The Chinese yuan is, after two tumultuous years of depreciation pressures, set to become a more stable currency in 2018. Since mid-2016, the yuan has been increasingly aligned, in varying degrees, with global and regional currency trends. Our baseline scenario favours a generalised US dollar appreciation worldwide on a more constructive US growth/inflation/monetary policy outlook, relative to its G7 peers.
The greenback’s rally, however, will start to peter out in 2H18 when other central banks position to join the Federal Reserve in lifting rates. As the US midterm elections in November 2018 nears, the odds for the Trump administration to frown on further dollar appreciation cannot be discounted.
Looking ahead, Xi has, during the 19th NC in October, pledged to push ahead with market oriented reforms of China’s exchange rate during his second five-year term that starts in March 2018.
• The official trading band for USD/CNY, currently ±2% around mid-point, may widen to promote greater flexibility in the exchange rate.
• The BRI will become more prominent in expanding the global adoption of the yuan.
• As China moves ahead to deepen and open its financial markets, its push to rebalance its economy will, however, require a gradual approach to liberalising its capital markets and increasing its capital account convertibility.
US-China trade deficit
US-led trade protectionist pressures on China will remain intense in 2018. US anti-dumping duties this year on steel pipes and tyres manufactured in China were the largest US trade action against the mainland to date. The US-China trade deficit, which widened in the first nine months of 2017, will probably be politicised during the US mid-term elections.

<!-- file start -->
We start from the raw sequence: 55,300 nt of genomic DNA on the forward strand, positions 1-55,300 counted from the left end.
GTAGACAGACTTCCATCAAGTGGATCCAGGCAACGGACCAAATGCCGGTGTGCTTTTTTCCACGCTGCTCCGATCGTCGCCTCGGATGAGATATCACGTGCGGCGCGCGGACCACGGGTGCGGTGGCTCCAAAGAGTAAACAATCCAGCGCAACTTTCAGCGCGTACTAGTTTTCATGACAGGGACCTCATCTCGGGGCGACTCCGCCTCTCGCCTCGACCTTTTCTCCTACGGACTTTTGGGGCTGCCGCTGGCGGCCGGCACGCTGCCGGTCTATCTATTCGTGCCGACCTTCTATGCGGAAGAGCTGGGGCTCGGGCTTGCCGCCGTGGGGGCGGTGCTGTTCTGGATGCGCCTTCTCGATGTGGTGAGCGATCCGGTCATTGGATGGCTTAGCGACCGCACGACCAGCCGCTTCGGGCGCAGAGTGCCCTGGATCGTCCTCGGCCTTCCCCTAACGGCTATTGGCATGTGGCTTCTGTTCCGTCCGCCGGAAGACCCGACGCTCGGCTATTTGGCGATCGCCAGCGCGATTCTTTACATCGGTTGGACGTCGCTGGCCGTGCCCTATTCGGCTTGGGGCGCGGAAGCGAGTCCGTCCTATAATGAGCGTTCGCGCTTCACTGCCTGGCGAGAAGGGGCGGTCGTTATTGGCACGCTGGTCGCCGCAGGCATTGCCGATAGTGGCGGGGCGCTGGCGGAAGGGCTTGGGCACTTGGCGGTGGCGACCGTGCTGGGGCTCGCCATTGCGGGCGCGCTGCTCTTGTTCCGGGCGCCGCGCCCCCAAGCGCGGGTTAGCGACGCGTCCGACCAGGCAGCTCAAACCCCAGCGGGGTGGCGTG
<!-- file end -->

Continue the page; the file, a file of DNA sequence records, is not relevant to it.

China’s Ministry of Commerce also reported an increase in actions from other countries – 19 countries (a 25 per cent increase) launched 88 (a 125 per cent rise) probes into China’s exports in the first nine months of 2017. Structurally, with growth slowing as the economy matures, it is perhaps reasonable to assume that trend inflation and 10Y yields would also be lower.
Since their inception in 2005, 10Y yields have in a 3.0-4.5 per cent range. Yields stayed above 4 per cent for an extended period on only two occasions – 2007/2008 (when Chinese growth was in double digits) and 2013/2014 (US taper tantrums and tight domestic liquidity).
With growth trending below 7 per cent and trend CPI probably marginally above 2 per cent, we suspect that 10Y yields should be in the 3.5-4.0 per cent range under normal circumstances.
With the People’s Bank of China still focused on deleveraging, it is likely that short-term onshore rates would be elevated, spilling over into longer-term swaps and yields. The open market operation weighted-average rate has climbed by about 25bps to 3 per cent since the start of the year. With this guidance, the 7D repo has generally been staying above 3 per cent this year.
That said, with economic momentum set to slow through the coming two years amid trend inflation, we think China government bond yields may be in an extended topping-out process. 10Y yields may briefly cross 4 per cent if investment-led growth takes hold, but that is unlikely to be sustained.